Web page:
Motorcycles: The Best Thing to Happen to Women Since the Hoover Vacuum
Updated: Feb 17, 2022
Riding motorcycles and the culture surrounding them, talk of “bitch-seats” and “fender fluff”, have rarely seemed instrumental in the empowerment of women and their want to ride. Such efforts have been made throughout American history by women of all walks of life and different periods of time, all with a common goal: defy gender norms and have a freedom they can claim as their own.
Now, it is safe to assume that motorists of all genders can agree, the emotions a person gets when it is just them and the bike is comparable to a spiritual experience. The pleasures of riding a motorcycle are undeniably gender neutral. Despite this, people instinctively accept the notion that, those who experience these joys are male. To some degree, they are not wrong to do so.
From a young age, I have had a mechanical passion and a love for the ride. Motorcycles have always had a special place in my heart, even before the ideas of “gender norms” and “gender roles” were introduced. I remember many summers sitting in garages, tinkering on machinery in various bays.
There is something poetic in the sound a motorcycle makes; the click of the start switch, the way your heart skips a beat at the sound of the motor kicking just before twisting the throttle. Endorphins kick in and the world becomes a blur at 70 miles per hour; your reality slips into a colorful buzz and heart lumps in the back of your throat as you and your two-wheeled friend leave traffic behind and never look back. Just a rider and their steed on the open road.
Statistically speaking, in 2018 only 19% of all riders in America were women—an 11% jump since 1998’s 8%. With each generation, the hunger to ride, rises. As gender norms and roles evolve, so do the woman who seek newfound freedom. The next adventure. By rebelling against the status quo of the predominantly male ruled world of motorcycles, women who ride their own reinforce the idea that a woman’s place is wherever she damn well pleases.
Pop culture portrays the motorcycle as a manly machine for men to operate and women to sit behind and look pretty. (See Steve McQueen, Marlon Brando, and more current, the FX show Sons of Anarchy) Why is this? Why must the motorcycle be just for men? To answer that, we must look at the history of man and machine.
Historically, machines belong to manufacturing and labor, warfare and militarism; all in which men built a strong relationship with. During the rise of the industrial age, men would leave the farm and go off to work in factories, while the women stay home to take care of the children and home. This allowed women to build their relationship to machines within the domestic sphere.
For example, the Hoover line of household products, Bissell brand carpet shampooer, irons, etc.; household machines which tag the phrase, “She’ll be happier with a Hoover” and “I’d love a pretty Bissell…so would my little girl”. These products gave the woman a more “fun” way to clean the home, be up to date on technology, while adhering to society’s view of gender-norms and the roles put in place for them. Fast-forward to today’s advancement of women allowed in cars alone. As per societal standards, the car remains an extension of the home—tote the kids, pick up groceries, run errands for the family and the home—tasks not “ideal” for 2-wheels.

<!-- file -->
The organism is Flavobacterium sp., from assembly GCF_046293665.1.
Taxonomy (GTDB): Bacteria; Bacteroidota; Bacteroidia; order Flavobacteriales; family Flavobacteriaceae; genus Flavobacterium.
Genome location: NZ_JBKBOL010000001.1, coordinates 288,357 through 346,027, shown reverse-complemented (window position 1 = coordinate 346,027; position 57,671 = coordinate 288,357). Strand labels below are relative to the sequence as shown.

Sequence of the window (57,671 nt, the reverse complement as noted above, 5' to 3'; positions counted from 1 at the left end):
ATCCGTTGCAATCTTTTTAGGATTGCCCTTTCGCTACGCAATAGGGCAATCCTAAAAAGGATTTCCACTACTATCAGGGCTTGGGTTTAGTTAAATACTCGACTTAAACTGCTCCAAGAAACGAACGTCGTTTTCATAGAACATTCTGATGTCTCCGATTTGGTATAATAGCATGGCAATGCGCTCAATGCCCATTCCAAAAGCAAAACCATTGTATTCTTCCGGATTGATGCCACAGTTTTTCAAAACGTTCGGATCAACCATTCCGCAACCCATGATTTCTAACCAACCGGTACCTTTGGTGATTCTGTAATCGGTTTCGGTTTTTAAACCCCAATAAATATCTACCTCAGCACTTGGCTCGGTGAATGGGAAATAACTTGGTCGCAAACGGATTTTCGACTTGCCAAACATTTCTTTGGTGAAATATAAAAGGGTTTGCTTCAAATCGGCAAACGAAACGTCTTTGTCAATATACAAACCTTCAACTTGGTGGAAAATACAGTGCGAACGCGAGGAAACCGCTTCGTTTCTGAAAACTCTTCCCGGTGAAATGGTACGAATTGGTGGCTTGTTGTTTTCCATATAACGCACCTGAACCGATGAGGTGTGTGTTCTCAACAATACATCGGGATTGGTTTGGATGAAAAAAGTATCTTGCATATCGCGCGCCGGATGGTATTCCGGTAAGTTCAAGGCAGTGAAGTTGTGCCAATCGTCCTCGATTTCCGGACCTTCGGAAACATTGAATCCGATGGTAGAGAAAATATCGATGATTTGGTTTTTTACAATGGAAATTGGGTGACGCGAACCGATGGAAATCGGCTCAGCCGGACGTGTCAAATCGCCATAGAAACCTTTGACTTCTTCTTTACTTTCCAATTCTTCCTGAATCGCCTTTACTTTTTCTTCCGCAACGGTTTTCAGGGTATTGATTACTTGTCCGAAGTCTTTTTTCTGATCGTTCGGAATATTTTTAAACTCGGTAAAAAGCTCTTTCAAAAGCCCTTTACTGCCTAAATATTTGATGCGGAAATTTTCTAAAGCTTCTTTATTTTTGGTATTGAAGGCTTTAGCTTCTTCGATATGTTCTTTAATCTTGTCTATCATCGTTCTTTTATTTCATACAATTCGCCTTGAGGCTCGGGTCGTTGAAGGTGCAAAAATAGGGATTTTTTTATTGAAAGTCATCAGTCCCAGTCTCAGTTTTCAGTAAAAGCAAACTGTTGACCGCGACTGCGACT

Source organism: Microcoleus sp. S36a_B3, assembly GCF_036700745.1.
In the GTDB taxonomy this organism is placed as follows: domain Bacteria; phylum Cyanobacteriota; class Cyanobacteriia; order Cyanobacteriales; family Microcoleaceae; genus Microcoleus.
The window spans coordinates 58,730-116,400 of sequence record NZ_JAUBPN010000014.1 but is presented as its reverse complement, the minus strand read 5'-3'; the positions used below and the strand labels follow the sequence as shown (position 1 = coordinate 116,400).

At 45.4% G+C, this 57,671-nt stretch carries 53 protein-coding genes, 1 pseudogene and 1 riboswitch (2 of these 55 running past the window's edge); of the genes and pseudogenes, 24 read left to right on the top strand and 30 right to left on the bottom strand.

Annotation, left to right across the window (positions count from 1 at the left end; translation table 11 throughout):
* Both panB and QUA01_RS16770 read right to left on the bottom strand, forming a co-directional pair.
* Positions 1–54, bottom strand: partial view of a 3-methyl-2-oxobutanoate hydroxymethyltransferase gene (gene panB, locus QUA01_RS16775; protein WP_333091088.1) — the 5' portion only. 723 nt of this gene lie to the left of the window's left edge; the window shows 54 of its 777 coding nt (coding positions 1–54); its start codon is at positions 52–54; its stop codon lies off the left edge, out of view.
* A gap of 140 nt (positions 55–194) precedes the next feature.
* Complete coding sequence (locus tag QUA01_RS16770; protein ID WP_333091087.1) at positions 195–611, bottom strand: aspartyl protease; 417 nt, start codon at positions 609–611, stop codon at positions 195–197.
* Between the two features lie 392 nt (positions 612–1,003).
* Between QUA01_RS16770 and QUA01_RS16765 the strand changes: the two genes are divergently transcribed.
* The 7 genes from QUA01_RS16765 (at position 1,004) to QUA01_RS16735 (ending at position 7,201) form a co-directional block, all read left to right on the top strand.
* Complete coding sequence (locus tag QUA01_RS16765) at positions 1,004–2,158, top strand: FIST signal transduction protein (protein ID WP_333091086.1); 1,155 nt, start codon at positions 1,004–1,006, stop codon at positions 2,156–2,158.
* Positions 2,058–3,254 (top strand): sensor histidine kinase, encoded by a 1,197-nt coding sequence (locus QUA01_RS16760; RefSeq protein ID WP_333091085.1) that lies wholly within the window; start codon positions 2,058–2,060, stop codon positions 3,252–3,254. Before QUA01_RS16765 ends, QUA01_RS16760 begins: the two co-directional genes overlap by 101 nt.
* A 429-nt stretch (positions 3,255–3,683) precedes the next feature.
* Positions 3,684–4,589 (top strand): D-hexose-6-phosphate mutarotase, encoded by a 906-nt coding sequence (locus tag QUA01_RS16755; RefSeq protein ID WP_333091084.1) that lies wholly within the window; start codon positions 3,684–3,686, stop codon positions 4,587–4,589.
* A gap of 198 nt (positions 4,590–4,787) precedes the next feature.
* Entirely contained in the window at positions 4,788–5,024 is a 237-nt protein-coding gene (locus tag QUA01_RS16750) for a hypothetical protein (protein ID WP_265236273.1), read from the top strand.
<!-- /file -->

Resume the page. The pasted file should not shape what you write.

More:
To add, the public is quick to associate motorcycles with criminal activity and anger, due to a few real-life events, which happened to be centered around people who ride motorcycles. From the Hollister Riots in 1947, to the motorcycle enthusiasts who happen to be involved in crime, motorcycles always “seemed” to be vehicles rode by a man who engages in shocking behavior and illicit activities.
By pop culture’s standards, the biker is portrayed as a dirty “Mad Max” adrenaline junkie; one who wears nothing but leather; and even as a metrosexual crotchrocket riding type (no offense to the sport bikes! All bikes matter!)—but always a man. In contrast, women who ride or associate with machinery outside the domestic sphere are a strong alpha female—from the lesbian babes in the 1969 cult classic “Sisters in Leather”, to the pleather Gore-Tex wearing Uma Thurman in “Kill Bill: Vol. 1”. Some would argue this as progress, the female is now trading in her Hoover for a motorcycle. While others could argue the objectification of these women in revealing clothing riding a bike; thus, prompts an issue for another day.
Unfortunately, until the public shows more motorcycle ads with women riders or products geared towards women as riders and not passengers, until we have more women motorcycle clubs and more inclusive family oriented clubs, then we as a gender will have to keep correcting the assumptions made by the masses. Yes, this is my bike. Yes, I know how to ride it all by myself.
On the bright side, it is not the machine that causes the controversy. The masses can do that all on their own. Remember, women in motorcycle culture prove that the love of the open road does not know gender. So, whether you are a Anne Hathaway “leather-and-lace”-type who does not like to get dirty but gets weak in the knees from the smell of burning rubber, a technician who tinkers on their own, or a commuter who just needs that thirty minutes of wind before setting foot into your daily life—never let someone get in the way of that sensation. That freedom. Your freedom.